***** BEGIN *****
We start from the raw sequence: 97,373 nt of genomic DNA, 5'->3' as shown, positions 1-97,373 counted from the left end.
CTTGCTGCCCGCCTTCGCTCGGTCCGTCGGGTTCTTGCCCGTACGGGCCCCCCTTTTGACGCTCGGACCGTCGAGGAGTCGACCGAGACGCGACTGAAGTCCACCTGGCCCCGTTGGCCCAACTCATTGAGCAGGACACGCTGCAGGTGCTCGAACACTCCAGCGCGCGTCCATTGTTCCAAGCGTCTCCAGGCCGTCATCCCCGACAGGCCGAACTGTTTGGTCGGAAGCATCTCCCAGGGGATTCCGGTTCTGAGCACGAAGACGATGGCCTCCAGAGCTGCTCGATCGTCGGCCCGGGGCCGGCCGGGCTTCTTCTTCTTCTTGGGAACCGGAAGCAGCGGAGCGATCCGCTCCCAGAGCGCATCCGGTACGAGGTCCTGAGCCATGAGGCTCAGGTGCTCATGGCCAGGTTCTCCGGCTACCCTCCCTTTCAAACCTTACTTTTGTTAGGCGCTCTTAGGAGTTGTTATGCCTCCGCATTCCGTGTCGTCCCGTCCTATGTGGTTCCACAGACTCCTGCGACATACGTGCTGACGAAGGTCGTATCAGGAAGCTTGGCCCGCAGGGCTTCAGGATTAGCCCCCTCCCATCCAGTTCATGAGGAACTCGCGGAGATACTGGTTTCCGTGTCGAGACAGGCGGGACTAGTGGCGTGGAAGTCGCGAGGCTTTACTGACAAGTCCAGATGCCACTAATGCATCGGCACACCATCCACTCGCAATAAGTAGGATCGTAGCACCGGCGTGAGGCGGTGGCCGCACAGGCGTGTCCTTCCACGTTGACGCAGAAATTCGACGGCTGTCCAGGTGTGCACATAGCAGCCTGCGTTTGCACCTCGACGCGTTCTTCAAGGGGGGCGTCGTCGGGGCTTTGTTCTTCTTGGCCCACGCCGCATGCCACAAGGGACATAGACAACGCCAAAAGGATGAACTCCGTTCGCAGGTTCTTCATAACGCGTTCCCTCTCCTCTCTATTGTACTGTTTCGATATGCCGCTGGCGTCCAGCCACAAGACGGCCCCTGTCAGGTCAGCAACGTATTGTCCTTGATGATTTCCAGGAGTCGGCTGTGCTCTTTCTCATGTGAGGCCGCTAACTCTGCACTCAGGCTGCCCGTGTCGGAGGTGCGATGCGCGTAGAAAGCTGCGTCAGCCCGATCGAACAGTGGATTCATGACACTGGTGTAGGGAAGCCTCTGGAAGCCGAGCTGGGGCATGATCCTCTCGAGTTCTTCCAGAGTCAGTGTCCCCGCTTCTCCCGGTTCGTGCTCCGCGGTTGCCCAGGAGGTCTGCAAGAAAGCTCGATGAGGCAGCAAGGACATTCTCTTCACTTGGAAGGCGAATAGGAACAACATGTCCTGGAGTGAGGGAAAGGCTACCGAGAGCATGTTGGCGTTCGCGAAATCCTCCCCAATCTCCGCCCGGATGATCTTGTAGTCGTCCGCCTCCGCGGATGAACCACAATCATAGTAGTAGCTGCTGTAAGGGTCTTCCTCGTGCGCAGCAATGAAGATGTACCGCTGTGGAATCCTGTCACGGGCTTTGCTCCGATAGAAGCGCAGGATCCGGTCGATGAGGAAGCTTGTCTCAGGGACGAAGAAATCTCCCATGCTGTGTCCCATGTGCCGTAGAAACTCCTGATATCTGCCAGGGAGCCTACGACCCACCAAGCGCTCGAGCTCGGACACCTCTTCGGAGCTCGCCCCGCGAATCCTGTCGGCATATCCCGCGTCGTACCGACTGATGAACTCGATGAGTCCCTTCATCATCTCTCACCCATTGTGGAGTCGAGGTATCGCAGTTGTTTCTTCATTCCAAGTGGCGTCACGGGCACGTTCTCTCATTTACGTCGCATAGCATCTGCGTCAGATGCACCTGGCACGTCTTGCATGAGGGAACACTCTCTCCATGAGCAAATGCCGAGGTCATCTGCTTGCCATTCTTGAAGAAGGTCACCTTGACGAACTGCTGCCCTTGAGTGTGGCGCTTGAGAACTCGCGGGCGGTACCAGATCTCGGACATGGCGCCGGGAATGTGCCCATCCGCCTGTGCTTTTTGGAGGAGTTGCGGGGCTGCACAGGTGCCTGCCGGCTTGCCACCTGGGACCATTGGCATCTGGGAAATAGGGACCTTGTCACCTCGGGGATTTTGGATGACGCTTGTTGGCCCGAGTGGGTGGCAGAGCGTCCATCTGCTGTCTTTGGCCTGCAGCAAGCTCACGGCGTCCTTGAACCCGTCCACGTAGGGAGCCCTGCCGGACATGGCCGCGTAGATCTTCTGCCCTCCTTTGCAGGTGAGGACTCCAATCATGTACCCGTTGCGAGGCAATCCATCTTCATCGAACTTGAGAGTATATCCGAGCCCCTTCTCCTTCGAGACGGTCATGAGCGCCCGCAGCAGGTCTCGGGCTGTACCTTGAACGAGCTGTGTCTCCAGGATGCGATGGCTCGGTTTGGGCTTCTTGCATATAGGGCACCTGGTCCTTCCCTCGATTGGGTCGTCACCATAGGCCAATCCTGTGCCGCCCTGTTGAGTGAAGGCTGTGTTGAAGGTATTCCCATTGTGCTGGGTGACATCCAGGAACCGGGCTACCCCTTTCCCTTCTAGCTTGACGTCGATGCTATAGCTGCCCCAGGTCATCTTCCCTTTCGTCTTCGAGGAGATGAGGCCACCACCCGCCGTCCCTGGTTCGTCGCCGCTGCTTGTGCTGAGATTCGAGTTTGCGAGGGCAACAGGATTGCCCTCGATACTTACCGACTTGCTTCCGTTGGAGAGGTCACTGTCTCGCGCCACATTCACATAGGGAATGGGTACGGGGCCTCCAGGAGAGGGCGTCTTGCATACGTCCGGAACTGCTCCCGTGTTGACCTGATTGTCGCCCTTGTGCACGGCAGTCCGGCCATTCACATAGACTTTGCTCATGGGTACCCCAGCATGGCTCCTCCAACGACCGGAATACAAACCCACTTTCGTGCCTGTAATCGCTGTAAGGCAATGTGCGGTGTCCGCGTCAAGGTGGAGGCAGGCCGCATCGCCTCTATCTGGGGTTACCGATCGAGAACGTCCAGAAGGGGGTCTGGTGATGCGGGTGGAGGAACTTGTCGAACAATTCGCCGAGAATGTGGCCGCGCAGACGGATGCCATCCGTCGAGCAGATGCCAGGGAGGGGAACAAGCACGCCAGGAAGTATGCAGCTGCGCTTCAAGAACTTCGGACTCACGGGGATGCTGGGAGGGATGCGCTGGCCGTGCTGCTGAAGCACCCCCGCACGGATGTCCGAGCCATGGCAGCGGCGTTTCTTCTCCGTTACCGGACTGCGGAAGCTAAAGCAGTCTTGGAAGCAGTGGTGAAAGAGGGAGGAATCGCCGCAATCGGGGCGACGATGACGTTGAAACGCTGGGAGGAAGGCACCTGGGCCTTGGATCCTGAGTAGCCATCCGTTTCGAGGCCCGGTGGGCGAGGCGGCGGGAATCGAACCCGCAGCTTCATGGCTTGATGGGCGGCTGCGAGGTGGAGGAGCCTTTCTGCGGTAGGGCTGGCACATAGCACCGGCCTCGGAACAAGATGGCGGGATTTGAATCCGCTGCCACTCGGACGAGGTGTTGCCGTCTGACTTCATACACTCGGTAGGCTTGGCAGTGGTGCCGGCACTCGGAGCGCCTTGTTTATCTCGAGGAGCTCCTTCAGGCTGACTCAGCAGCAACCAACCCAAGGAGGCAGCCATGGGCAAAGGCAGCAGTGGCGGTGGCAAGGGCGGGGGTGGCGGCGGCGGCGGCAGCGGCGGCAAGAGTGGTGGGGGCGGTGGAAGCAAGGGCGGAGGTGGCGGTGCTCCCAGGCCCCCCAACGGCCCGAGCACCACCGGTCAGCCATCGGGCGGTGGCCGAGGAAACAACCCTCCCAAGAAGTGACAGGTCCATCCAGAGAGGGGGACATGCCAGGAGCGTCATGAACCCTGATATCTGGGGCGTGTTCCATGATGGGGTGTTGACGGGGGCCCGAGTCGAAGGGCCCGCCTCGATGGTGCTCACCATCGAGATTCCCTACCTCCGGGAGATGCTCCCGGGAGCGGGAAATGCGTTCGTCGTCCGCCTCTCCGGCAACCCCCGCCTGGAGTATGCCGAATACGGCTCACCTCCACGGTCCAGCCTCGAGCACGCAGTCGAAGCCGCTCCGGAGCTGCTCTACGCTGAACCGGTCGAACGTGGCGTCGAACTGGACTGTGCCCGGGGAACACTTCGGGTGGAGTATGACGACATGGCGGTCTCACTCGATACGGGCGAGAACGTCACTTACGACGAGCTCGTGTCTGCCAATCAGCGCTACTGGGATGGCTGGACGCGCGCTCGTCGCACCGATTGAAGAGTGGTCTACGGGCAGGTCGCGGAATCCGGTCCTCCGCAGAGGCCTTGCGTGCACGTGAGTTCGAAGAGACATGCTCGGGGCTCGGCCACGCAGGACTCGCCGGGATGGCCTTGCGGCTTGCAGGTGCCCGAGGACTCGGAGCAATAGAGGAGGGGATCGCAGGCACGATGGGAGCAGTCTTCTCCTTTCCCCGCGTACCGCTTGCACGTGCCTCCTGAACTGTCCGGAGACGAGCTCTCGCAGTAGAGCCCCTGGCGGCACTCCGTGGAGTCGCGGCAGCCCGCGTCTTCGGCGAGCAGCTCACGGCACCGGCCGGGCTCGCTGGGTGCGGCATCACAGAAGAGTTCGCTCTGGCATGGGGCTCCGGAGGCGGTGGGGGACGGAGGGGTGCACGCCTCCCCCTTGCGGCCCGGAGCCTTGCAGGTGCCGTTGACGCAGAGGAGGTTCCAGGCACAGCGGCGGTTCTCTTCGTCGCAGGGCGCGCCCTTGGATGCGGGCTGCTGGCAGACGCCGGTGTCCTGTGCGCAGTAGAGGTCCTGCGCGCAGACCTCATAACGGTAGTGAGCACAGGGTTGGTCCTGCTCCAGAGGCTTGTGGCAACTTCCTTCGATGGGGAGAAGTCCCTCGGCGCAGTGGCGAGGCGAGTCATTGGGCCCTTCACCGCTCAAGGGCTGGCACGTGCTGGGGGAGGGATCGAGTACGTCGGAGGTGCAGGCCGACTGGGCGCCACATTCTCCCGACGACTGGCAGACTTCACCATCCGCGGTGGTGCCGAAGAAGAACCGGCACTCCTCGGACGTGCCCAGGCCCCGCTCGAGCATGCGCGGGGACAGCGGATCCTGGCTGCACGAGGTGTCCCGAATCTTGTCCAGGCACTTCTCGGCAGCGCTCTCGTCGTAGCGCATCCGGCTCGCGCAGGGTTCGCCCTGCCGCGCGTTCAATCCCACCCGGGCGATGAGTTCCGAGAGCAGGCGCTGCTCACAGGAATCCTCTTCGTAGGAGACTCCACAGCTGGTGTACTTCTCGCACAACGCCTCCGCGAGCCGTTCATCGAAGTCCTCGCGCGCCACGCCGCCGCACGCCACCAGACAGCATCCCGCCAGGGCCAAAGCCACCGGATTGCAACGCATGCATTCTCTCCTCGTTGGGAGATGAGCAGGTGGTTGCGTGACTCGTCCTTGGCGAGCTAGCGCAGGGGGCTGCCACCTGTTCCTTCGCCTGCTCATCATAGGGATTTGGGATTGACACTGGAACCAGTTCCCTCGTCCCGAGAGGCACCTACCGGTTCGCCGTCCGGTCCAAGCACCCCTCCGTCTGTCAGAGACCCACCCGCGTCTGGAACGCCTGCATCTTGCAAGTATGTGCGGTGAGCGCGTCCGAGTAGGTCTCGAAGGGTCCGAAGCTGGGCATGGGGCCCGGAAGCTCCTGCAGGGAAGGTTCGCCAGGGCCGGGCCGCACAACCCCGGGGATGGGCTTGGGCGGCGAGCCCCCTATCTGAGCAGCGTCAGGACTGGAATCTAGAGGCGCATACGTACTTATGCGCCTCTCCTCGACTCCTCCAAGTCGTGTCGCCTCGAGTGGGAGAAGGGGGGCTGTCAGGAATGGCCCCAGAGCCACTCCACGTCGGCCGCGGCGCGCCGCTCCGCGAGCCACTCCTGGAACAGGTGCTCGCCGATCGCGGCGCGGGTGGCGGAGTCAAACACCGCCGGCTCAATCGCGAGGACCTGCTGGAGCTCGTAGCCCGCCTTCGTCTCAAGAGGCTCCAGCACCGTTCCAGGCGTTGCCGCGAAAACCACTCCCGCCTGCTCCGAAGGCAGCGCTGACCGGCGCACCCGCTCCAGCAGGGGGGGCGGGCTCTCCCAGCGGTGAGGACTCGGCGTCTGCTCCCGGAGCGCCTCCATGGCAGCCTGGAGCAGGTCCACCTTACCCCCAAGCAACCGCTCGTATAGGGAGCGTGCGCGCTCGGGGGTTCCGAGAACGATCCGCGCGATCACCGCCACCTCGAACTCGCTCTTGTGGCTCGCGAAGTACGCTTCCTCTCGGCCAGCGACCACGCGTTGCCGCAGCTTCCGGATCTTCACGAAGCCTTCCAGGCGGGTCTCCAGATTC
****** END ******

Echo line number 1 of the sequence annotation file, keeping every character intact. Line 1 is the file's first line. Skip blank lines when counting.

We start from the raw sequence: 97,373 nt of genomic DNA, 5'->3' as shown, positions 1-97,373 counted from the left end.